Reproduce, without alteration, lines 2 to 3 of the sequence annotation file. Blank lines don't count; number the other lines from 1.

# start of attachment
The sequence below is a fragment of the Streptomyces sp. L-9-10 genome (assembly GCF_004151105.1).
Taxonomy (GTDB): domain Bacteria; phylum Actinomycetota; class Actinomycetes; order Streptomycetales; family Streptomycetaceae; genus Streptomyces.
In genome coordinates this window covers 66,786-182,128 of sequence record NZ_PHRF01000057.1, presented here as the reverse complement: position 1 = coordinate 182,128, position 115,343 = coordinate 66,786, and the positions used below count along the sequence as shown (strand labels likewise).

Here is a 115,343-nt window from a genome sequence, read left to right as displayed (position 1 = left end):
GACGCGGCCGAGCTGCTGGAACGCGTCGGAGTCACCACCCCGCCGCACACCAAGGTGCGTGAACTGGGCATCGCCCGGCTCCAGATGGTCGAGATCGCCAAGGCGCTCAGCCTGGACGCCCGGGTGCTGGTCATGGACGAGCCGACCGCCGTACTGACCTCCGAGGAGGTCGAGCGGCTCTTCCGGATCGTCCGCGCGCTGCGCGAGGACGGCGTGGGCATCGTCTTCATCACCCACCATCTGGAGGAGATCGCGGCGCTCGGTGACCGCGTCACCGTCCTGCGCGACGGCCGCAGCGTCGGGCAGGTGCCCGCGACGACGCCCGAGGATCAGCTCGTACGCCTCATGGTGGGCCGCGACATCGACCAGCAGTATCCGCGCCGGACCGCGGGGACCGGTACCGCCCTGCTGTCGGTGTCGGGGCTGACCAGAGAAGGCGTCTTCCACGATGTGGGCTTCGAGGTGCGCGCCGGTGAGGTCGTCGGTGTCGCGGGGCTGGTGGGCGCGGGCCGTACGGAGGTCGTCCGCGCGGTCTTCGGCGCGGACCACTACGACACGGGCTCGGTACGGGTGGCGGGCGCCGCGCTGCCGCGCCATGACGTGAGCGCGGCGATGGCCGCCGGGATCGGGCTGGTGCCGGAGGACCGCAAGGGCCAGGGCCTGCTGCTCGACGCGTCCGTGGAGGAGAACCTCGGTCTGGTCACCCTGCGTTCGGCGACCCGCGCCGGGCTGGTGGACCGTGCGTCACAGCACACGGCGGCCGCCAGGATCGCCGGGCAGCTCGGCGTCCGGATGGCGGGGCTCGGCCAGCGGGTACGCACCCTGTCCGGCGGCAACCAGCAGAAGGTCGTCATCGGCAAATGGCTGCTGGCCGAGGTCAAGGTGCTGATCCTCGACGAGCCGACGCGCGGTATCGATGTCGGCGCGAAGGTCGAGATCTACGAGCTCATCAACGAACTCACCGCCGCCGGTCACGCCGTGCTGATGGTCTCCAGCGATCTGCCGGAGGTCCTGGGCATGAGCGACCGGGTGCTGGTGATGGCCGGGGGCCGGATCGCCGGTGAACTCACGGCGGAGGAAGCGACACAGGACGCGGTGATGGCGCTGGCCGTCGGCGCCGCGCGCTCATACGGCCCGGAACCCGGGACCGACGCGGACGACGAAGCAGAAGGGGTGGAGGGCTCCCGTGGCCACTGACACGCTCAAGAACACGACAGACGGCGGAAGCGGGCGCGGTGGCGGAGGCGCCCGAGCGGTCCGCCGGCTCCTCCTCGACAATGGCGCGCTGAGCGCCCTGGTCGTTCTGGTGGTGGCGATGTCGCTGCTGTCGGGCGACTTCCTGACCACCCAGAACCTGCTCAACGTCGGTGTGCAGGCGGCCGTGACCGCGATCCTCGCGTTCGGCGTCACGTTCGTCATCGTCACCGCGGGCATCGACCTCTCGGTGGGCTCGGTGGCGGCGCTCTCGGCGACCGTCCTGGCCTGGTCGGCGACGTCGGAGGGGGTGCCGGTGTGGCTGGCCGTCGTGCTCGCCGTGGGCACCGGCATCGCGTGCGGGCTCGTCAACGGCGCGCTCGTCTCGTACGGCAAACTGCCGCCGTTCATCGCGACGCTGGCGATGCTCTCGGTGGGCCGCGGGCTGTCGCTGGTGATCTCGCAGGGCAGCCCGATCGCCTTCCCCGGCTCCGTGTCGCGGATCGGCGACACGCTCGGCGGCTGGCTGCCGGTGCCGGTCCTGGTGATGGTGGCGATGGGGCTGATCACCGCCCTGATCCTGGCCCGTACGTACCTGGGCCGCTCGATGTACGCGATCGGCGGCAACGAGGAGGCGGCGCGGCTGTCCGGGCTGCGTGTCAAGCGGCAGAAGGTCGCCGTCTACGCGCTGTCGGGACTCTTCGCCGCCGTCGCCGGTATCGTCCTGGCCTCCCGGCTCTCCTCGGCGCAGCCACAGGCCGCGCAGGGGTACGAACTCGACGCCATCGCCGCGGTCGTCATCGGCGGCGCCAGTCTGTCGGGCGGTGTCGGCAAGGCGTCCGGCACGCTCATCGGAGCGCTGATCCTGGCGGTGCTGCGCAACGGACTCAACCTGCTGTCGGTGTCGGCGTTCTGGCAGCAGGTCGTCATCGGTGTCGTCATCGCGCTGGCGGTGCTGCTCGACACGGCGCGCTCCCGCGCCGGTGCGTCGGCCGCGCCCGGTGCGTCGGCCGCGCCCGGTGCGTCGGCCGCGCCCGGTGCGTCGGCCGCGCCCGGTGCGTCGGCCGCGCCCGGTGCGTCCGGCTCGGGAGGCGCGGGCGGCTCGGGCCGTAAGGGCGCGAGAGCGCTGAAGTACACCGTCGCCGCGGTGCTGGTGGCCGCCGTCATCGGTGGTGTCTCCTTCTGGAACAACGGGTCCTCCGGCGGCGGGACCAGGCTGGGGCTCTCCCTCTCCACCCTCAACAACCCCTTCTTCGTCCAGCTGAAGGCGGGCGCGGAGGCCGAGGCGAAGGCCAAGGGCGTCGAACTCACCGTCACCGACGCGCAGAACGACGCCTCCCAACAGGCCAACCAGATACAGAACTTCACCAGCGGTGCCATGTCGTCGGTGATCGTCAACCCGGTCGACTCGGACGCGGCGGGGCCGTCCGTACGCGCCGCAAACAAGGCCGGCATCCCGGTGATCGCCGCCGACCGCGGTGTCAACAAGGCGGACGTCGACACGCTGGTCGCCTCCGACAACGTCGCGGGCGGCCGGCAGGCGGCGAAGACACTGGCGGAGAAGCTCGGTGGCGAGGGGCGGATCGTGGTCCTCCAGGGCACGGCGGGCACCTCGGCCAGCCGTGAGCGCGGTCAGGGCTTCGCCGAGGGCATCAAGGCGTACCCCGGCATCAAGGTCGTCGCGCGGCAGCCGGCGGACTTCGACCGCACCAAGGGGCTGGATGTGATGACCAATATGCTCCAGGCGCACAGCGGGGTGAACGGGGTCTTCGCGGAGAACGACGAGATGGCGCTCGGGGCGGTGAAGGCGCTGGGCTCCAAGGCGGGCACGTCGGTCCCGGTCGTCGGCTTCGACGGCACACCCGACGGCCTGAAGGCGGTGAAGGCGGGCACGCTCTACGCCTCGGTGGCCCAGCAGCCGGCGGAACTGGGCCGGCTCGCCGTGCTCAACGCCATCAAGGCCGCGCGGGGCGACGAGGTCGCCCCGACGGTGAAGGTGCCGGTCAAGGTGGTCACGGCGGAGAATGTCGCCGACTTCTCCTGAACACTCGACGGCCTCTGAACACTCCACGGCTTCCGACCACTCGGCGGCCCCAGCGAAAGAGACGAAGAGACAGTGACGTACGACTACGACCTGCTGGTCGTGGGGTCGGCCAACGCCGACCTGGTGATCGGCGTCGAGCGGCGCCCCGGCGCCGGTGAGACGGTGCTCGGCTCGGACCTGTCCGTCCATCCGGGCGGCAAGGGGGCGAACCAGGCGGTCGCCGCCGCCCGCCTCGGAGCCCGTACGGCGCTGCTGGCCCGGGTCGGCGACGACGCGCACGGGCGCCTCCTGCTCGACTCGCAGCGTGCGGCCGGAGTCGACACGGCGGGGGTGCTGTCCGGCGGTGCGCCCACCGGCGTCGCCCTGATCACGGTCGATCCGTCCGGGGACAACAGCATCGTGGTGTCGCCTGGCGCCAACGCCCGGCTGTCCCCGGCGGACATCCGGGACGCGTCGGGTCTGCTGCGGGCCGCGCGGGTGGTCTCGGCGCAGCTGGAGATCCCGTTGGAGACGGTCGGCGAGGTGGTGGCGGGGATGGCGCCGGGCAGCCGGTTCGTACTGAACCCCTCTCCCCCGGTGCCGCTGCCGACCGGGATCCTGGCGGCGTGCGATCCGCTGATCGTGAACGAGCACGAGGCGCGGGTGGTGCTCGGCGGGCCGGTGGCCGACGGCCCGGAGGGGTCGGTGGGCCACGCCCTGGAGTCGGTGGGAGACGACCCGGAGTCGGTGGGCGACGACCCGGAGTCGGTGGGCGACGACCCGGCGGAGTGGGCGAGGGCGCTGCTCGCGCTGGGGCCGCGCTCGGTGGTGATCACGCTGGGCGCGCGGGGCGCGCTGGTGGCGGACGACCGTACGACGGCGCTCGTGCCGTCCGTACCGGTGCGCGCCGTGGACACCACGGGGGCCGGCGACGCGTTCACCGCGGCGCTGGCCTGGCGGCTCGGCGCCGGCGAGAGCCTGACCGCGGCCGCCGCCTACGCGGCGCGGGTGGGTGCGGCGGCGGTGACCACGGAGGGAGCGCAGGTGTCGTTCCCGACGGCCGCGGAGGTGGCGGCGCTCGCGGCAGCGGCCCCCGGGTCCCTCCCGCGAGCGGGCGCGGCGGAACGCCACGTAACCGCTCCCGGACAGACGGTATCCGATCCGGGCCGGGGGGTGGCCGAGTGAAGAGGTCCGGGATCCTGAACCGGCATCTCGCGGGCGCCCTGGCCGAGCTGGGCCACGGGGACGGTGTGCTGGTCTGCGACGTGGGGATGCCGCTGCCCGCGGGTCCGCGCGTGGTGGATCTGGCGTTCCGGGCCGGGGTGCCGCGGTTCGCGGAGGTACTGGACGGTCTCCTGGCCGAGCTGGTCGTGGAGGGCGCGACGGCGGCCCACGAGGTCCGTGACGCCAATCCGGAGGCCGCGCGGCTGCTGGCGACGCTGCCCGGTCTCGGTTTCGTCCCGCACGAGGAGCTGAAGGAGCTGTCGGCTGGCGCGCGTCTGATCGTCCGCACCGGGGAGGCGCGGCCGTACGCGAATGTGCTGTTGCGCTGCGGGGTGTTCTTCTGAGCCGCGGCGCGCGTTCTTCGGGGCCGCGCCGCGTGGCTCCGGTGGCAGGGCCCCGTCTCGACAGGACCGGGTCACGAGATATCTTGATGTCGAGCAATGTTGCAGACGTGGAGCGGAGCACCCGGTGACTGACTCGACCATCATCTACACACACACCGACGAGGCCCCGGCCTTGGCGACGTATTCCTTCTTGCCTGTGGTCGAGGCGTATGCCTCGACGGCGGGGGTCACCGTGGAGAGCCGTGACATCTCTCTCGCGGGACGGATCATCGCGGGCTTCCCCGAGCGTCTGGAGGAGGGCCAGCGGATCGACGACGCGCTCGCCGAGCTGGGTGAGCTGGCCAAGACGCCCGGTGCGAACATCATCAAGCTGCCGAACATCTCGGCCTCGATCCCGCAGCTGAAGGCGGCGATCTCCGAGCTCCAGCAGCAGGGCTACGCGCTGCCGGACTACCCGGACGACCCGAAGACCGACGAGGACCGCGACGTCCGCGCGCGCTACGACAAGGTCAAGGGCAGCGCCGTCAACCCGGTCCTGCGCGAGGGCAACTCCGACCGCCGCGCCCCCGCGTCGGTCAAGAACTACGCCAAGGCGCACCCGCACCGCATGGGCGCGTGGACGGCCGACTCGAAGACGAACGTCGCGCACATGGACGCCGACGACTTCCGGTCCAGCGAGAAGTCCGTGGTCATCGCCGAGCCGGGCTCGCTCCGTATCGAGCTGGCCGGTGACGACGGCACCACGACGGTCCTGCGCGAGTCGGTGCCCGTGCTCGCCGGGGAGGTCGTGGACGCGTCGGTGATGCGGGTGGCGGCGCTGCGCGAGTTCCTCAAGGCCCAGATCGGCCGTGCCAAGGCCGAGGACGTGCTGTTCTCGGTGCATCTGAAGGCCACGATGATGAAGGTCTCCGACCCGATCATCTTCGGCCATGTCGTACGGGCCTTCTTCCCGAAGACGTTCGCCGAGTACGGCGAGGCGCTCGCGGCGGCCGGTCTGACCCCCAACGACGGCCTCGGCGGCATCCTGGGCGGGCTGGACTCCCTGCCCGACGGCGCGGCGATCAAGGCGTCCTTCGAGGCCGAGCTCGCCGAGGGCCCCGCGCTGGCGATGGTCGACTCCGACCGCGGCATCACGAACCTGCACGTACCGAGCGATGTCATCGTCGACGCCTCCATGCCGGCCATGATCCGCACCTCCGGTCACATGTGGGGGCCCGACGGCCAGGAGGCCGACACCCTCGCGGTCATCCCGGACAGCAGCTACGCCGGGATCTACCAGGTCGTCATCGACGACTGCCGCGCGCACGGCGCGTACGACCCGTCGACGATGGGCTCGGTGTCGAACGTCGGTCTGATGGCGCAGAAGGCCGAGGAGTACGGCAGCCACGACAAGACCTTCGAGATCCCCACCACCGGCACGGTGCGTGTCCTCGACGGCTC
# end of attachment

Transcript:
Taxonomy (GTDB): domain Bacteria; phylum Actinomycetota; class Actinomycetes; order Streptomycetales; family Streptomycetaceae; genus Streptomyces.
In genome coordinates this window covers 66,786-182,128 of sequence record NZ_PHRF01000057.1, presented here as the reverse complement: position 1 = coordinate 182,128, position 115,343 = coordinate 66,786, and the positions used below count along the sequence as shown (strand labels likewise).